Category Archives: Alexander Calder

‘Alexander Calder After The War’ at Pace, London

From a distance of sixty years Alexander Calder’s mobiles, stabiles and standing mobiles embody the best attributes of modernist sculpture. They possess a self-sufficient ecology of balanced colour, shape and weight. But their success also carries the risk of fatigue. In singular isolation, they can feel overexposed and even drained of life while occupying an iconic status in public collections. Pace’s London show has ambitiously assembled the post-war sculptures made between 1945 and 1949 facilitated by the renewed availability of aluminium. Lit and elevated on circular platforms, the works are given the reverence of a museum display. 
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Our enchantment with the mobile reaches back to childhood and suspended toys. Calder’s sense of pleasure in aligning organic forms with physics is indisputably charming. These post-war pieces revive optimism in art and refute the anxious introspection of Abstract Expressionism or European Art Brut. ‘Blue Feather, 1948’ stretches out into space along horizontal and vertical axes. Splashes of black droplets are interlaced on wire like growing leaves and produce tension with a pierced red disc sitting flatly over the spike of the supporting tripod. Energy moves the structure until equilibrium is found. Hand in hand with solid form, light also articulates the sculpture in shadow across the floor.
Calder’s watercolours exhibited simultaneously here employ a language of primitive figuration as if drawn on the surface of a cave. Other pictures present biomorphic spirals and orbs redolent of Miro’s Surrealism. But these sketchy washes of colour and line resemble private studies and confirm Calder’s natural affinity with sculptural process rather than suggest a dextrous application across media in the vein of Picasso.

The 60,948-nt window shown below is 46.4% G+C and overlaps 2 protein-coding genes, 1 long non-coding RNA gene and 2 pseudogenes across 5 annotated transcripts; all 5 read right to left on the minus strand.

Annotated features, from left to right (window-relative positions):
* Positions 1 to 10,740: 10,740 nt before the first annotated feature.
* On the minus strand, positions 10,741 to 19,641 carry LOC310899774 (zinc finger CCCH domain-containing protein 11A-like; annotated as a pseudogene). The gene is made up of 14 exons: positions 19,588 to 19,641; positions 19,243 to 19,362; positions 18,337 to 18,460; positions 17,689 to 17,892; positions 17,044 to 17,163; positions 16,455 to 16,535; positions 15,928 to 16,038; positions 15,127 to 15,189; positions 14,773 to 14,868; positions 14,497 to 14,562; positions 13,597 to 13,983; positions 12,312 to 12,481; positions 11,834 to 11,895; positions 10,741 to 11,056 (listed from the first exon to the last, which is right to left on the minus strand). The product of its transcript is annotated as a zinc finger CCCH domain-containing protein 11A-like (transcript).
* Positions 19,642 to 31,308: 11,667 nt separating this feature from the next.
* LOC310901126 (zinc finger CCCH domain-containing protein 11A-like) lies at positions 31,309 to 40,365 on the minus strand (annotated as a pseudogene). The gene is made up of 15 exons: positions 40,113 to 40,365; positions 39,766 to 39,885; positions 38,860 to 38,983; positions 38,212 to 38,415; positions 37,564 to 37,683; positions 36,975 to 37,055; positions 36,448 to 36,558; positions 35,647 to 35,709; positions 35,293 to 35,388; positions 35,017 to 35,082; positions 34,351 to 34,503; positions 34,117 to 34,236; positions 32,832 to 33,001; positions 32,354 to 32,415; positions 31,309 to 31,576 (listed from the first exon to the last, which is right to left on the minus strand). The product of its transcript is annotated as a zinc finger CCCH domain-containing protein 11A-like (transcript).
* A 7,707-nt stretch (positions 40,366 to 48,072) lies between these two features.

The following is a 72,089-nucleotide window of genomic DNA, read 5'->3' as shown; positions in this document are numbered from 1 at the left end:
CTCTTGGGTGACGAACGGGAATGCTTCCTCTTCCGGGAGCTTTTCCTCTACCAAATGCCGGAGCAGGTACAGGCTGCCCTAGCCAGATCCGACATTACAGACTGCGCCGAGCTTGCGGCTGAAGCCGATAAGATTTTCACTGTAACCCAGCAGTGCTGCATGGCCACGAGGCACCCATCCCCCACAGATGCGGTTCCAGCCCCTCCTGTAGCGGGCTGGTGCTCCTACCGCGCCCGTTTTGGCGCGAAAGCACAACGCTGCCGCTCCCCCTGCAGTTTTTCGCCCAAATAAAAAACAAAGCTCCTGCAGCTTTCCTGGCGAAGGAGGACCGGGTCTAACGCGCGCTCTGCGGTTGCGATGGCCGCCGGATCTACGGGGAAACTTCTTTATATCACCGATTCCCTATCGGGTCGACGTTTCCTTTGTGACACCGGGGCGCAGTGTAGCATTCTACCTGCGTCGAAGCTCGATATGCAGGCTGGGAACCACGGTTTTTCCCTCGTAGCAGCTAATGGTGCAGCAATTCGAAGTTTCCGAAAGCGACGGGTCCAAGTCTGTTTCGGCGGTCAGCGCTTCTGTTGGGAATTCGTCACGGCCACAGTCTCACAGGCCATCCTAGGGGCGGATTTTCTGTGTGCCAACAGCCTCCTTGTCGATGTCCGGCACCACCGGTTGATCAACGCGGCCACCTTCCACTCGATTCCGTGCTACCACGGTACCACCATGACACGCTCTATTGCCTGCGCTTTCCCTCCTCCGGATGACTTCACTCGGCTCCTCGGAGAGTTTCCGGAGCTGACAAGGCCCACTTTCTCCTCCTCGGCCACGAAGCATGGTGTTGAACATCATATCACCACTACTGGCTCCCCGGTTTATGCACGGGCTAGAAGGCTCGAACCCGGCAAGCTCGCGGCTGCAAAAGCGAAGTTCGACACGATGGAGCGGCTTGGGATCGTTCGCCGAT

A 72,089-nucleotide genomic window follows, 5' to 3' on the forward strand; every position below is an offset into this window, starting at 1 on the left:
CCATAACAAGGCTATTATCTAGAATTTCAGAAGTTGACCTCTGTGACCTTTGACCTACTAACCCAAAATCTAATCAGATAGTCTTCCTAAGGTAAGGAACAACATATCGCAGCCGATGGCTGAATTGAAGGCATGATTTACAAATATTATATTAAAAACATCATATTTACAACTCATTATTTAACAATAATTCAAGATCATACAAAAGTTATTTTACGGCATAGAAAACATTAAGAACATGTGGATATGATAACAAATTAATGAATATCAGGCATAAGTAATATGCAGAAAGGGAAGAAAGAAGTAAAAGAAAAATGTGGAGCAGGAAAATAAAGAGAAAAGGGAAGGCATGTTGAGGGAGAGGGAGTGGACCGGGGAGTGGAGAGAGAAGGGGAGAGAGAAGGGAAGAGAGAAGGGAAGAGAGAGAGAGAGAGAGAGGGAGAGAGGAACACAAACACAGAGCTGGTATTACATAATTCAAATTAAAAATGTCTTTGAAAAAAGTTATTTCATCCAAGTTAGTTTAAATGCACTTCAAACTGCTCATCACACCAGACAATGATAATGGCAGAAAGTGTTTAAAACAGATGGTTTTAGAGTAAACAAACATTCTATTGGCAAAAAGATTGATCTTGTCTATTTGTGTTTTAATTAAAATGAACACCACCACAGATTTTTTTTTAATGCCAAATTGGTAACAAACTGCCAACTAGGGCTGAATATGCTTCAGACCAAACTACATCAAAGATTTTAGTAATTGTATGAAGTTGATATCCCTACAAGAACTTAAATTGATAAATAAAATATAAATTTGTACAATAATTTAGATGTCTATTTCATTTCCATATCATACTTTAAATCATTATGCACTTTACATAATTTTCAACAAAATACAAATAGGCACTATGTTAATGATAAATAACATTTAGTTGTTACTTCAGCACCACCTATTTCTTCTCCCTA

Each Calder sculpture, whether floating in free space suspended from the ceiling or sitting deftly in miniature on a plinth and stored in a re-conditioned cigar box, finds an intrinsic co-ordination of colour, line, materials and flow. What Calder paradoxically achieves is stillness through activated animation. His kinetic experiments are entrancing and satisfying, aligning material manipulation with observation like the raked pebbles of a Zen garden.

West End Sculpture: Marcel Duchamp, Sterling Ruby and Alexander Calder.

Marcel Duchamp remains a fascinating and inspirational figure to contemporary artists for the daring way in which he turns the world upside down. Nothing was sacred to him and all established systems open to deconstruction. He plays with language and meaning more deftly than most thinkers. It’s even possible to regard him as a philosopher working in concrete form rather than a more conventional artist who happens to manipulate materials. So it’s a rather inspired idea of Blain/ Southern to curate a show, ‘Tell Me Who You Haunt’ in Hanover Square exhibiting Duchamp alongside artists engaging with his concept of the ‘readymade’, a pre-existing object translated into art through the artist’s selection and translation through the act of exhibiting it as an ‘artwork’. This strategy is now well established and prevalent today. We take the idea on trust and it remains a founding principle of conceptual art. But the exhibition is also exploring how reading a ‘readymade’ may change depending on how it is shown and its relationship to other objects. Therefore a ‘readymade’ is always in flux and never fixed.